To protect Monaco from easterly winds and provide berthing for cruise ships, a semi-floating harbor wall was built at the port of Monaco on August 26th, 2002. Moreover, on October 5th, 2004, Monaco entered the Council of Europe as the 46th member state. The accession of Prince Albert II the previous year lead to Prince Albert visiting the Elysée Palace in Paris. to sign the Convention on July 12th, 2005.
A historical event in Monaco’s history took place on April 16th, 2006, when Prince Albert II planted the Monegasque flag on the North Pole at the end of an expedition he had gone on.
Albert II created the Monaco Foundation on June 27th, 2006 which would work for the protection of the environment and long-term development.
Prince Albert II was elected as an Associate Member of the Marine Academy on June 20th, 2007, and received the Academy’s medal from Admiral Jacques Lanxade, President of the Marine Academy.
In efforts to continue the work against global warming, the Prince Albert II Foundation joined together with the United Nations Foundation to promote a diary for global warming on September 27, 2007. To continue Monaco’s work against climate change, Monaco was the hosting nation of the UNEP Administration Council Meeting that took place in February 21, 2008, where the Prince Albert II of Monaco Foundation together with the UN Foundation and the Madrid Club signed a partnership which was an agreement to join political powers to fight against climate change. Albert II’s work against climate changed continued on June 3rd, 2008 when Prince Albert II attended the OECD Forum, which had a focus on Climate Change, Growth and Stability.
The first summit meeting of Heads of State and Government took place on July 13th, 2008 with the plan of launching The Union for the Mediterranean.This took place at the Grand Palais in Paris, where Prince Albert II was present.
Albert went international on October 7th, 2008 when he visited Barcelona to attend the IUCN World Conservation Congress. Albert was then greeted by H.R.H. Prince Felipe of Spain.
Prince Albert continued his work with global warming and the environment through an international conference between November 10th and 11 in 2008. This was a conference to find solutions to the challenge of environmental changes, arranged by the French Presidency of the European Union, together with the Principality of Monaco.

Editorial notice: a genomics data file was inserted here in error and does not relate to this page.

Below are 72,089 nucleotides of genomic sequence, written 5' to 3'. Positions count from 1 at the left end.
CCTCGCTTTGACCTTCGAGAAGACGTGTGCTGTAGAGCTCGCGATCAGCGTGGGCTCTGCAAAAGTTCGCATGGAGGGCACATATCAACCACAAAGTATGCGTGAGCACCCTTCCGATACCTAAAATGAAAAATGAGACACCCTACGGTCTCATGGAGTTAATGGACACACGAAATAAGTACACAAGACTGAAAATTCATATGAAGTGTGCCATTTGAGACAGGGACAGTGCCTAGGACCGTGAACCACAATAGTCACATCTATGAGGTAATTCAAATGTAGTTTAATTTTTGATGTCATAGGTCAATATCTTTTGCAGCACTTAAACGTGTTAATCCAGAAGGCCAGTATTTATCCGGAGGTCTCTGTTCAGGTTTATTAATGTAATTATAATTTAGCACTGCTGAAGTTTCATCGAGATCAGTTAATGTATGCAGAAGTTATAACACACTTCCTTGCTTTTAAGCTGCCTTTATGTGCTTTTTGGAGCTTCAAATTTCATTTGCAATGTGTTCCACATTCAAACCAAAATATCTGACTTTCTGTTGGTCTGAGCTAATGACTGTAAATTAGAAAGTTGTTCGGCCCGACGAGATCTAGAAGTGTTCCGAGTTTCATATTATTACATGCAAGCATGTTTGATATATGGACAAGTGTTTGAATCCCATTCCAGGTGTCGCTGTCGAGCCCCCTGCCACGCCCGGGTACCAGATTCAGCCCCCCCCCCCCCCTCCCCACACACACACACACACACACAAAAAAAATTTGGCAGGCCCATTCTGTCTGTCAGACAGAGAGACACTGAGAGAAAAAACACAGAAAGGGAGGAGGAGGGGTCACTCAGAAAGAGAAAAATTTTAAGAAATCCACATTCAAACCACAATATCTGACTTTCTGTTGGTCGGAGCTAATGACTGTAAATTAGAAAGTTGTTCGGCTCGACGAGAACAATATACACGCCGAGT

Furthermore, Albert visited the European Parliament in Brussels on February 12th, 2009 to attend the “Peace with Water” Conference.
Prince Albert II was on June 19th, 2009 awarded with the ‘Commandeur de l’Ordre des Palmes Académiques’ award from Mr. Xavier Darcos.
Prince Albert II continued to work on the international relationships of Monaco by visiting Rome on October 16th, 2009 and was received by His Holiness Pope Benedict XVI in front of a private audience in the Vatican. On October 19th in 2009, Albert visited the UN. He did this to attend the 21st plenary session of the General Assembly. This assembly welcomed the International Olympic Committee (IOC), and the meeting had the title “Sport for Peace and Development: building a peaceful and better world through sport and the Olympic ideals”.
Prince Albert II of Monaco gained recognition for his active work with environmental questions, and on October 20th, 2009, he received the Teddy Roosevelt Medal. A big day in the history of Monaco.
To further work with environmental questions and the future of clean energy, H.S.H. Prince Albert II of Monaco attended on January 21st, 2010 the “World Future Energy Summit” which took place in Abu Dhabi. The prince inaugurated the 39th Congress of the Mediterranean Science Commission (CIESM) in Venice. The event took place on May 10 in 2010.
Prince Albert came to marry Miss Charlene Wittstock, and their marriage took place on July 1st-2 in 2011. Accordingly, Miss Charlene Wittstock became H.S.H. Princess Charlene of Monaco.
In Monaco, the official language is French, but Italian and English are also commonly spoken. Monegasque, which is a language which derived from French and Italian is spoken by the native residents of Monaco. There are, however, only about 22 percent of the population of Monaco which has a direct Monegasque descent.
The Monegasque flag – the Drapeau de Monaco has two equal horizontal bands of red and white with red on top and white beneath. These have been the heraldic colors of the House of Grimaldi since 1339. The flag has the state seal as well as the emblem of the House of Grimaldi, which is made up of a shield with red and white diamonds flanked by two monks holding swords that points upward, with a crown draped with red clothing the background.
The monks represent the legend of François Grimaldi, who, as mentioned, seized control over the Rocks of Monaco and the fortress buy disguising himself as a monk during the night, something that would eventually lead to the eviction of the conviction of the Grimaldi family for 30 years. The traditional flag of Monaco described was used during the principality’s early years.
The bicolor which can be found in today’s flag was adopted on April 4, 1881, under the reign of Prince Charles III.
Today, the flag of Monaco is identical to the flag of Indonesia graphically, with just small differences between the dimension ratio which can cause some confusion.
Despite Monaco being so small, it’s safe to say that the history of Monaco is rich. And that is what has made Monaco into what you know it as today.
What did you find most interesting about the history of Monaco?